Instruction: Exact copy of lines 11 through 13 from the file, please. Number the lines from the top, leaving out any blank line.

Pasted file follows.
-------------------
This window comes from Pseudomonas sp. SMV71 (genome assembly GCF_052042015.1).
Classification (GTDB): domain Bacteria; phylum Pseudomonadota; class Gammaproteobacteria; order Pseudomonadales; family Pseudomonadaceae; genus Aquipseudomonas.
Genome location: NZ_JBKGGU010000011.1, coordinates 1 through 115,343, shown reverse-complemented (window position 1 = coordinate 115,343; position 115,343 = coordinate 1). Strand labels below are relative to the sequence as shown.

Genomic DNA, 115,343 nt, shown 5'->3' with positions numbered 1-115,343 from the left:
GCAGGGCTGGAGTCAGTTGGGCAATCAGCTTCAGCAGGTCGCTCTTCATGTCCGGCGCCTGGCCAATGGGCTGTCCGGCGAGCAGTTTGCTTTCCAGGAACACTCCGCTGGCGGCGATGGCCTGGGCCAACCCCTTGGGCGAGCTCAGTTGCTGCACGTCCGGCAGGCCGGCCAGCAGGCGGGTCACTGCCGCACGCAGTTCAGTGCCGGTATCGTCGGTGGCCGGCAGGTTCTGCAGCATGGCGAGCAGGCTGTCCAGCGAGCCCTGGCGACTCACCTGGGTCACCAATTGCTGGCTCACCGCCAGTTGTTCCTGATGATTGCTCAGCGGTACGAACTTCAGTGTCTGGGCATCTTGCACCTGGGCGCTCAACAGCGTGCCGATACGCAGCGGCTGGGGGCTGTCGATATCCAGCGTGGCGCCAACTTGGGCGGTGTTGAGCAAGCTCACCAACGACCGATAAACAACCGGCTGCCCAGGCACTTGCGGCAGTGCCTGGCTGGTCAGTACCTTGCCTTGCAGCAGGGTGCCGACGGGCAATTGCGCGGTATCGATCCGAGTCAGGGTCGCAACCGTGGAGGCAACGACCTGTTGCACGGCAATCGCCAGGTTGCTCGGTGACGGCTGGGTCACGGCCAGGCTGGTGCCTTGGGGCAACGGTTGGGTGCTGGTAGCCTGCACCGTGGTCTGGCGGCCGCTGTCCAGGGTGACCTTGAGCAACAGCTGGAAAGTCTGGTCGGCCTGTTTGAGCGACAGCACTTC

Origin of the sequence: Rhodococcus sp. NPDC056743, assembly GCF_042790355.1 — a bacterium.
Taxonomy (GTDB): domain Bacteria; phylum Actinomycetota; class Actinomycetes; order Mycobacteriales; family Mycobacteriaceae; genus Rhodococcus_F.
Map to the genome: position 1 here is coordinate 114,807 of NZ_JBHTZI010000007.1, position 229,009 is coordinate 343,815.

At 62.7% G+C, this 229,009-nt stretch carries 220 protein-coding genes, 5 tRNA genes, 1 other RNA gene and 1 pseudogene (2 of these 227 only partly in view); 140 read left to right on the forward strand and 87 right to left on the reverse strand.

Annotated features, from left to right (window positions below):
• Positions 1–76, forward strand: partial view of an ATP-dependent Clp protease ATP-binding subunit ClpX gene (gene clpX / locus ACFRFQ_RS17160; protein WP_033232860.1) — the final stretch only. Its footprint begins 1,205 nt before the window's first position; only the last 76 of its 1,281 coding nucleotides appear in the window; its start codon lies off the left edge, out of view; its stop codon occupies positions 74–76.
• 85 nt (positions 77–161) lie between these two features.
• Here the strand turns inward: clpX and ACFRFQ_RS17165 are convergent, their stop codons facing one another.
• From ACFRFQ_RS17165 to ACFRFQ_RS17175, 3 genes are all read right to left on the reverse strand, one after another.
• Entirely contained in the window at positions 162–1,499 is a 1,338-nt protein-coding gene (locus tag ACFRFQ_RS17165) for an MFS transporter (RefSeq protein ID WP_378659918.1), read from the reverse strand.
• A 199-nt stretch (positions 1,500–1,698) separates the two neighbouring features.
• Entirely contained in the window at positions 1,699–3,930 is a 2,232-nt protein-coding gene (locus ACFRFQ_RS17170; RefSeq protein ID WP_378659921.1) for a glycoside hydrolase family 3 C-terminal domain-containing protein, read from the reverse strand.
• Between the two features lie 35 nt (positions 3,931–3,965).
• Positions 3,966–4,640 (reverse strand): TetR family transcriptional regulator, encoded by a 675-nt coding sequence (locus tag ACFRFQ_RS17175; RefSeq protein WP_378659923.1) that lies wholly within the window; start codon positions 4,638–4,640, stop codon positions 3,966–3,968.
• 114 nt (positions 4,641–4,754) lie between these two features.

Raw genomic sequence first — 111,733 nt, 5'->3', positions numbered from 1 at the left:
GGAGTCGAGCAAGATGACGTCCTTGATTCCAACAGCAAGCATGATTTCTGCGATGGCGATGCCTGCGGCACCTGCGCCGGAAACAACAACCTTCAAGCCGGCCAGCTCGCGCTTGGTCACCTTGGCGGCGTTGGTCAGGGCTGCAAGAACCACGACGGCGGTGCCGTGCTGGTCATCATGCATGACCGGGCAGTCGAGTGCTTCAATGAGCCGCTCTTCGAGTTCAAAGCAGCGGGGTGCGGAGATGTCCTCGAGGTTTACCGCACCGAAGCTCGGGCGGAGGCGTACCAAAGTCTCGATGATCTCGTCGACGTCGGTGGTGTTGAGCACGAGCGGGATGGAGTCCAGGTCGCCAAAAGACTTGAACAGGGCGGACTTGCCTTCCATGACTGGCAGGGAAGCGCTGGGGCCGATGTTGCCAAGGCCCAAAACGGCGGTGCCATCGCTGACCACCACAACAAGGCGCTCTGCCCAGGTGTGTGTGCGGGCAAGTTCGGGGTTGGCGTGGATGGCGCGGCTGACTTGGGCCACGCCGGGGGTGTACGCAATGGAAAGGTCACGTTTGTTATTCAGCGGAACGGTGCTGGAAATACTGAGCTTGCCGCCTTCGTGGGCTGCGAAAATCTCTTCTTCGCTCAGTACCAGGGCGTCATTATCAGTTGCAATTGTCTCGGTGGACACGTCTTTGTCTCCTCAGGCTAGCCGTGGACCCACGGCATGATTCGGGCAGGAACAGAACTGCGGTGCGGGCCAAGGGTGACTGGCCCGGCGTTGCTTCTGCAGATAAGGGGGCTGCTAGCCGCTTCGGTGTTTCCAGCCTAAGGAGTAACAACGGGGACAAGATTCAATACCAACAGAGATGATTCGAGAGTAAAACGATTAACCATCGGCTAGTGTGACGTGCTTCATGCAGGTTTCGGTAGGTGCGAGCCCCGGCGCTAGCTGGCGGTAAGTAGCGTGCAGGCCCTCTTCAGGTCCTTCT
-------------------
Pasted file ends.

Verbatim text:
• Positions 1–76, forward strand: partial view of an ATP-dependent Clp protease ATP-binding subunit ClpX gene (gene clpX / locus ACFRFQ_RS17160; protein WP_033232860.1) — the final stretch only. Its footprint begins 1,205 nt before the window's first position; only the last 76 of its 1,281 coding nucleotides appear in the window; its start codon lies off the left edge, out of view; its stop codon occupies positions 74–76.
• 85 nt (positions 77–161) lie between these two features.
• Here the strand turns inward: clpX and ACFRFQ_RS17165 are convergent, their stop codons facing one another.